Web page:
The Public Speakers of Carleton Place 1962

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Remember the public speaking  and the penmanship contests of long ago? How about having to do research things on subjects that involved the Encyclopedia Britannica and not the internet?

In March of 1965 Carleton Place had two provincial champions take top honours in the Royal Canadian Legion Public Speaking contest. In the category of  Grades 11-12-13 Judith Gollinger who had won both provincial titles in the 7-8 categories in the past year was a  clear winner.

Judith, age 17, was a Grade 11 student, and upon graduation from Carleton Place High School hoped to put her way with words and people to profitable use in radio-tv after a course at Ryerson. There were 24 speakers at the Eastview Legion and zone chairman Ivan Hamilton of Carleton Place called it one of the most successful contest in the five years the Legion had been organizing it.

Did Judith Gollinger ever make it to a career in media? In December of 1959, young Patsy Williams of R. R. 2 Carleton Place wrote a letter to Uncle Ray’s Mail Bag in the Ottawa Citizen. Uncle Ray’s Mail Bag was a syndicated Canadian column that was extremely popular. Patsy later became a popular newspaper columnist–what happened to Judith Gollinger?

 

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Photo from Karen Dorman.. Education Association of Lanark County Winners Feb 9th St. Mary’s School– Michelle Bird of G. L. Comba School winner of the storytelling division. Steven Miller North Elmsley, Kathy Lowry Carleton Place High School, Julia Saunders Carleton Place High School. Mr. Hugh Duncan secretary treasurer of the Education Association.

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About lindaseccaspina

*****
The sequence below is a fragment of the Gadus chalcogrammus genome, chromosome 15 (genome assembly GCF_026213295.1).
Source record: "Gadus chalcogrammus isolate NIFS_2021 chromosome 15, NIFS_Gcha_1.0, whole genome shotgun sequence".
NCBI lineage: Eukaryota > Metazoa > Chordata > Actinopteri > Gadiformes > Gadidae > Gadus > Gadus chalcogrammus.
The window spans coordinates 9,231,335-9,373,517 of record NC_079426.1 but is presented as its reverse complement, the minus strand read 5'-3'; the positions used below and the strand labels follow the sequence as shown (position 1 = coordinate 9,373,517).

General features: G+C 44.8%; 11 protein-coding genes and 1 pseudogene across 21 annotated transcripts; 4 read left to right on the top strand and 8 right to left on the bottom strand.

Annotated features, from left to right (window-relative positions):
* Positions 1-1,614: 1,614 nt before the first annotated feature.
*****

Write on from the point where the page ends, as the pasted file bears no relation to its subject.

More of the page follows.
Linda Knight Seccaspina was born in Cowansville, Quebec about the same time as the wheel was invented and the first time she realized she could tell a tale was when she got caught passing her smutty stories around in Grade 7 at CHS by Mrs. Blinn. When Derek "Wheels" Wheeler from Degrassi Jr. High died in 2010, Linda wrote her own obituary. Some people said she should think about a career in writing obituaries. Before she laid her fingers to a keyboard, Linda owned the eclectic store Flash Cadilac and Savannah Devilles in Ottawa from 1976-1996. After writing for years about things that she cared about or pissed her off she finally found her calling. Is it sex drugs and rock n' roll you might ask? No, it is history. Seeing that her very first boyfriend in Grade 5 (who she won a Twist contest with in the 60s) is the head of the Brome Misissiquoi Historical Society and also specializes in local history back in Quebec, she finds that quite funny. She writes every single day and is also a columnist for Hometown News and Screamin's Mamas. She is a volunteer for the Carleton Place and Beckwith Heritage Museum, an admin for the Lanark County Genealogical Society Facebook page, and a local guest speaker. She has been now labelled an historian by the locals which in her mind is wrong. You see she will never be like the iconic local Lanark County historian Howard Morton Brown, nor like famed local writer Mary Cook. She proudly calls herself The National Enquirer Historical writer of Lanark County, and that she can live with. Linda has been called the most stubborn woman in Lanark County, and has requested her ashes to be distributed in any Casino parking lot as close to any Wheel of Fortune machine as you can get. But since she wrote her obituary, most people assume she's already dead. Linda has published six books, "Menopausal Woman From the Corn," "Cowansville High Misremembered," "Naked Yoga, Twinkies and Celebrities," "Cancer Calls Collect," "The Tilted Kilt-Vintage Whispers of Carleton Place," and "Flashbacks of Little Miss Flash Cadilac." All are available at Amazon in paperback and Kindle. Linda's books are for sale on Amazon or at Wisteria · 62 Bridge Street · Carleton Place, Ottawa, Canada, and at the Carleton Place and Beckwith Heritage Museum · 267 Edmund Street · Carleton Place, Ottawa, Canada--Appleton Museum-Mississippi Textile Mill and Mill Street Books and Heritage House Museum and The Artists Loft in Smith Falls.

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